News, notes and observations about politics around here:
• Even Erie County’s crustiest political observers can’t recall the last time voters got fired up over a county clerk contest.
Hey, if your driver’s license gets renewed without problems, then life is good.
But big league politics unfolded last week when GOP Chairman Nick Langworthy endorsed Democratic Assemblyman Mickey Kearns. He will run in this November’s election to fill the unexpired term of former Clerk Chris Jacobs, now a state senator.
Kearns has successfully run on the Democratic, Republican and Conservative lines since 2012. In the process, he has not exactly endeared himself to Jeremy Zellner. The Erie County Democratic chairman continues to laud former WBEN newsman Steve Cichon as a potential Democratic candidate.
“Steve is a fresh face out of the private sector who has a public profile,” Zellner said last month. “He’s the type of candidate people look for, in contrast to Mickey Kearns, who seems to just want to further his political career.”
But now Kearns and Langworthy are hinting at what lies ahead. The GOP chairman wasted no time in reminding voters that Kearns represented one of the few members of the Assembly to call for disgraced former Speaker Shelly Silver’s resignation – or that he was never on board with Silver to start.
“It’s fun to watch the leadership of the Democrat Party locally reject Mickey because he works across party lines,” Langworthy said. “It’s asinine.”
Kearns has proven in his overwhelming Democratic Assembly district that he can win while representing both parties. But whether Zellner ends up with Cichon, former Board of Education member Janique Curry or businessman Hormoz Mansouri (still exploring a candidacy), you can bet the Democrats will use every trick to link Kearns to President Trump during the primary campaign.
Then we repeat in 2018. If Kearns wins, he runs again in a higher-turnout gubernatorial year, and chances are we’ll hear a lot more about Democratic ideals then.
• Sometime in the next six weeks, Chairman Ralph Lorigo and his Conservatives will finally face up to a contest they would just as soon avoid – mayor of Buffalo. The city represents no Conservative bastion, but it’s a touchy subject since Democratic incumbent Byron Brown has always sought the line. Now Brown is the state Democratic chairman and a faithful ally of Conservative arch-enemy Andrew Cuomo. It looks like Brown’s long Conservative romance is over. That leaves Mark Schroeder, the city comptroller and Brown challenger, and another Conservative darling.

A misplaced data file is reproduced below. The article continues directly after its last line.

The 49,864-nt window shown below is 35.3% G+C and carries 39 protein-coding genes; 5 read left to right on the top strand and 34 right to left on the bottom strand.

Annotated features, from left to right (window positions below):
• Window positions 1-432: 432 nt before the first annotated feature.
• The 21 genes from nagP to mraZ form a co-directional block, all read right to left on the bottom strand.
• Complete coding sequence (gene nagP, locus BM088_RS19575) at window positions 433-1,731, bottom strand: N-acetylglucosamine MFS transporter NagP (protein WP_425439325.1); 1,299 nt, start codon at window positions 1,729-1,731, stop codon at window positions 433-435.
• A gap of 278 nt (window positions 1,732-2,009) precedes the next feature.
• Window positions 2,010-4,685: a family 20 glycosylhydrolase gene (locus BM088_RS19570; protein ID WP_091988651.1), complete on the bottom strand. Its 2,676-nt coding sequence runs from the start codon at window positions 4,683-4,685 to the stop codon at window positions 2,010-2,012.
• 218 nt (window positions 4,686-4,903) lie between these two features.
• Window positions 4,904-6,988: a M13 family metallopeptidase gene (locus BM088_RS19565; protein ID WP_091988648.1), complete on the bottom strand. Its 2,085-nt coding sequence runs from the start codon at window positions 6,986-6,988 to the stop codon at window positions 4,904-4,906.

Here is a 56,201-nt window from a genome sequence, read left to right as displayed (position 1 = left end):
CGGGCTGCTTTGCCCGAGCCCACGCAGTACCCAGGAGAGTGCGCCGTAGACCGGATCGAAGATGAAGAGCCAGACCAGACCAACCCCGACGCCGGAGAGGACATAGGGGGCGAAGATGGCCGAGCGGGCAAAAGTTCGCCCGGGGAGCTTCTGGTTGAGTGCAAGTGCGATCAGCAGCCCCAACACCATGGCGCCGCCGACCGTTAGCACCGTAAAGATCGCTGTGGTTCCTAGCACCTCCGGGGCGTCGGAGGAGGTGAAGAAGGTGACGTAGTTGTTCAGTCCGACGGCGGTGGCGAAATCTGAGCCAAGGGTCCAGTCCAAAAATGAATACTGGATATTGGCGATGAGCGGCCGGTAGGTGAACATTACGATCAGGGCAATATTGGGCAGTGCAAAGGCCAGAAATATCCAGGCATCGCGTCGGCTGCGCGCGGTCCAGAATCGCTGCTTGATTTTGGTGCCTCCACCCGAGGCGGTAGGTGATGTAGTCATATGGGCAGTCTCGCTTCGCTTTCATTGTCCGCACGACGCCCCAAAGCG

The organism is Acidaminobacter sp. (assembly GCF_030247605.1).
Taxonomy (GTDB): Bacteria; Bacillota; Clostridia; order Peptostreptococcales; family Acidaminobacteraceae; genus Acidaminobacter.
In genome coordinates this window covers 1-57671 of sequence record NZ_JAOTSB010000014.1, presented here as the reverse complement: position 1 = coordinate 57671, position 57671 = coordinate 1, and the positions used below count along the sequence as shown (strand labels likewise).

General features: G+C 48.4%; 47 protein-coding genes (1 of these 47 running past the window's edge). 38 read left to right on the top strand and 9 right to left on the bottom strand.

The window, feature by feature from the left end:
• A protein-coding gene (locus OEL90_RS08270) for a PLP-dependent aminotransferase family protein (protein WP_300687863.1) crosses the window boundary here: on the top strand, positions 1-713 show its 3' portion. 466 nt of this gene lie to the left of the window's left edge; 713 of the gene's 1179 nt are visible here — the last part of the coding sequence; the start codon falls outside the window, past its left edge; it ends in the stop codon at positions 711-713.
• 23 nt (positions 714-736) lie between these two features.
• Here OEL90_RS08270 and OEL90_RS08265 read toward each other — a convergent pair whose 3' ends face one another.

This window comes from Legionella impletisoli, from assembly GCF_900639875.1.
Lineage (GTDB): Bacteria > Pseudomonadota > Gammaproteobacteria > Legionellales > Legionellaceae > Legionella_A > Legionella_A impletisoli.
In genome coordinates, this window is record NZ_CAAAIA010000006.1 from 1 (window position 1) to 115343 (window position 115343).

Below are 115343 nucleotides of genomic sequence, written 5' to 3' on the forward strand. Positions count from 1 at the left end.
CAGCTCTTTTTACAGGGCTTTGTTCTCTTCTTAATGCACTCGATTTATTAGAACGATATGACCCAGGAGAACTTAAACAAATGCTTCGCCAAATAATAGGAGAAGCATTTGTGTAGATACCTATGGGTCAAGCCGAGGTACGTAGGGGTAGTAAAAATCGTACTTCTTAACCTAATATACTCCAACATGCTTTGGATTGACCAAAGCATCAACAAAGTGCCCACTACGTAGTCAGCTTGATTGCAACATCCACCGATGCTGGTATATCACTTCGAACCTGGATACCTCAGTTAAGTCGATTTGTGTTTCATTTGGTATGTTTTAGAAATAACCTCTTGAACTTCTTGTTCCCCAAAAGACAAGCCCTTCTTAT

A Conservative nod for Schroeder would automatically produce a general election face-off in November that Brown would like to avoid. The mayor would rather keep Schroeder off the minor party line and cruise in November by eliminating his challenger in the September Democratic primary.
But Lorigo will hear from Langworthy on this one. The GOP chairman wants no part of a contested mayoral election in November that would entice voters to the polls in heavily Democratic Buffalo – not when he hopes to win three countywide offices on the ballot.
One real possibility: Conservatives will take advantage of New York’s sneaky election law and nominate a “placeholder” attorney for mayor. If Schroeder somehow wins the Democratic primary, they could then nominate him for mayor while substituting their placeholder on a State Supreme Court ballot in the Bronx or some other Democratic stronghold.
Your New York election law at work.
• Still on the mayoral election, we’re sure Brown was just positively ecstatic when Cuomo – out of the blue, according to sources – appointed him head of a special site selection committee for a new Buffalo railroad station during an appearance at Roswell Park Cancer Institute last October.
If Brown’s panel recommends a downtown location – as many predict – it hands a campaign issue to Schroeder, a Central Terminal advocate who says the neighborhoods are ignored in favor of downtown.
Make that a big-time, gift-wrapped, cherry-on-top campaign issue.